During week four of embryologic development, limb buds begin to develop - the upper limbs appear before the lower limbs. On the distally growing end, each limb tip contains apical ectodermal ridge tissue which mediates the proper development of each limb to full differentiation at week 8.[8] Within the base of the lower limb buds, layers of mesoderm organize into what is known as the zone of polarizing activity (ZPA) which produces sonic hedgehog gene product. The function of this protein involves activation of the bone morphogenetic protein (BMP) gene and Hoxd-9 through Hoxd-13 genes; both serving roles which modulate the proper growth and lengthening of the limb.[9] Initially, the lower limb buds, as they begin to develop around week four, grow along a coronal plane. However, by week 6 to 8, the buds start to move and grow in first a horizontal movement growing along a sagittal plane and then rotating internally so that the knee faces anteriorly.[8]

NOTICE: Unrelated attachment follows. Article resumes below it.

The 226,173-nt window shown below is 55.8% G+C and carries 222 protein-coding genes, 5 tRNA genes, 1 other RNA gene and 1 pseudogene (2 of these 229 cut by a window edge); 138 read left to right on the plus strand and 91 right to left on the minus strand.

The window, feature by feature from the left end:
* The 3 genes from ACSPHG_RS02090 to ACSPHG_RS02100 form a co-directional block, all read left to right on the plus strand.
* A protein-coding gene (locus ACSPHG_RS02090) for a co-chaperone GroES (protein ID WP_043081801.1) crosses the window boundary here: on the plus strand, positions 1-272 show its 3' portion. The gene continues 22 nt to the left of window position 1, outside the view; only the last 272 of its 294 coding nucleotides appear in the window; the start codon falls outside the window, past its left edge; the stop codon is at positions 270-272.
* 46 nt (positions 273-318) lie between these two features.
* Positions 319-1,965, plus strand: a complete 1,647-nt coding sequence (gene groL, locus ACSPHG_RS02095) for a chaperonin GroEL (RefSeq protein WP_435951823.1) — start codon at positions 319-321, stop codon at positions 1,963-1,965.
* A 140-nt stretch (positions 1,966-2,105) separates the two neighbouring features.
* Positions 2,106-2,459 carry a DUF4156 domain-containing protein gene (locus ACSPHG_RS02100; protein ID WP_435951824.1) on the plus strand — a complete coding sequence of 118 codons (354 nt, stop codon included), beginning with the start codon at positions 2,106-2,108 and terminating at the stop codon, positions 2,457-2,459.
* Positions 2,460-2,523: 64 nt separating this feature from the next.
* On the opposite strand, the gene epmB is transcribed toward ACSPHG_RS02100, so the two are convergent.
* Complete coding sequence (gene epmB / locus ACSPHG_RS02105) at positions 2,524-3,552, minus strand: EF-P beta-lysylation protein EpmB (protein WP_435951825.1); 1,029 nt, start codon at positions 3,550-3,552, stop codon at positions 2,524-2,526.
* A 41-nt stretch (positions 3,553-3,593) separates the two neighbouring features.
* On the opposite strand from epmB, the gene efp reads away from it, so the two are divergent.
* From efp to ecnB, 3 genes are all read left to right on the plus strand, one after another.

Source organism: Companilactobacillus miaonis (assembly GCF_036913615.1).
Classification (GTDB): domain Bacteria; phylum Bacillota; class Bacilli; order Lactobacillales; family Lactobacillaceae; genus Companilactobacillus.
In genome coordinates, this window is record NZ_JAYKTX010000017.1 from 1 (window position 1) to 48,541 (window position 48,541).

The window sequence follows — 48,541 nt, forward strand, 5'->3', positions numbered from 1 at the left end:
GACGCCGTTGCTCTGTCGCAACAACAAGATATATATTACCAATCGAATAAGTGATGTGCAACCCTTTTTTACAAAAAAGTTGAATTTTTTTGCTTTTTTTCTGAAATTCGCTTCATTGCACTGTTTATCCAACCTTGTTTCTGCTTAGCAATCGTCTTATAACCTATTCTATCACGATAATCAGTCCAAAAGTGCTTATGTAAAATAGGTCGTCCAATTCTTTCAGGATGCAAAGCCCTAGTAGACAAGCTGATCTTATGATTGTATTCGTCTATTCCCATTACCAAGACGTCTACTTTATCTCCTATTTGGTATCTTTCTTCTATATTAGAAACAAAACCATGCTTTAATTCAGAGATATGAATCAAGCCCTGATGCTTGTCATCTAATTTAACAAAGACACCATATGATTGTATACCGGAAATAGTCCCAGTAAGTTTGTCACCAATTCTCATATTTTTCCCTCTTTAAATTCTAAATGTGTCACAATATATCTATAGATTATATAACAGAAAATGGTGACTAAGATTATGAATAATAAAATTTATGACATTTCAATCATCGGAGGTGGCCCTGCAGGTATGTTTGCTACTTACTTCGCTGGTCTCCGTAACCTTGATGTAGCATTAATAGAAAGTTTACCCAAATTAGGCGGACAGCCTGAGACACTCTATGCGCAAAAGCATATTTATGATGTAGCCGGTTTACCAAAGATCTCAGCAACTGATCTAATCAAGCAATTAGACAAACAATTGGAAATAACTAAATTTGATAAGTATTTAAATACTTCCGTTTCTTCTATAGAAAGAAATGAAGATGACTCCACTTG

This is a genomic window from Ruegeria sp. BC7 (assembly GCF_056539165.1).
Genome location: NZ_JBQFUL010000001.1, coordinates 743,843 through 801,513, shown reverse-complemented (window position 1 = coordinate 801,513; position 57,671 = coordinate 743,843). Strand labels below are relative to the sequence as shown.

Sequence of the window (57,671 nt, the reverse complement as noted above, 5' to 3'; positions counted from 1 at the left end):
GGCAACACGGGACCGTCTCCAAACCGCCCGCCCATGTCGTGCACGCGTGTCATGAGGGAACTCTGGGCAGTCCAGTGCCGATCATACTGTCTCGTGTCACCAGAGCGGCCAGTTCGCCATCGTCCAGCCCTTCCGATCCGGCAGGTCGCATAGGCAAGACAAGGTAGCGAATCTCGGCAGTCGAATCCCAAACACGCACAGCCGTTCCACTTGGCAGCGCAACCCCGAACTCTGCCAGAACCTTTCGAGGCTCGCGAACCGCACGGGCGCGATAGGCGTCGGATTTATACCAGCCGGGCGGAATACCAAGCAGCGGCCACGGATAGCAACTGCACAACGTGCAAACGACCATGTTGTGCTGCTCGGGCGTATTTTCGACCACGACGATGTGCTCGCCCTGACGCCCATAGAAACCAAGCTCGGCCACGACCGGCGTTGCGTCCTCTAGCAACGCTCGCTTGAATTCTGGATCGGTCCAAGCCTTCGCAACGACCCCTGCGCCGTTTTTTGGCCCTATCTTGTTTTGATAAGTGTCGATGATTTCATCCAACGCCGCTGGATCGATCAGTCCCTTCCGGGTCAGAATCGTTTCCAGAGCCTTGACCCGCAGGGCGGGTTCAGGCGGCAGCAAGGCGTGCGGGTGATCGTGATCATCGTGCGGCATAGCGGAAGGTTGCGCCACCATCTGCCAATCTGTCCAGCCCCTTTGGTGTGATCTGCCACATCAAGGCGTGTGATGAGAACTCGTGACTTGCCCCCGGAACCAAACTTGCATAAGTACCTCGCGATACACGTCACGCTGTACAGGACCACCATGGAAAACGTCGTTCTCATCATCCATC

While the limb structure is developing, other tissues within the limb follow suit:

  • Vasculature - the external iliac artery and a branch of the umbilical artery known as the axis artery develops in parallel. As the limb continues to lengthen the femoral artery develops from the growing external iliac; the femoral artery also giving rise to the profunda femoris artery. The axis artery, in turn, gives rise to the anterior tibial artery from which develops the dorsalis pedis artery distally, and the posterior tibial artery, which terminates as the medial plantar artery and lateral plantar artery. The axis artery at full development regresses to sections of fully developed arterial structures including the inferior gluteal artery, sciatic artery, the proximal popliteal artery, and the distal peroneal artery.[10]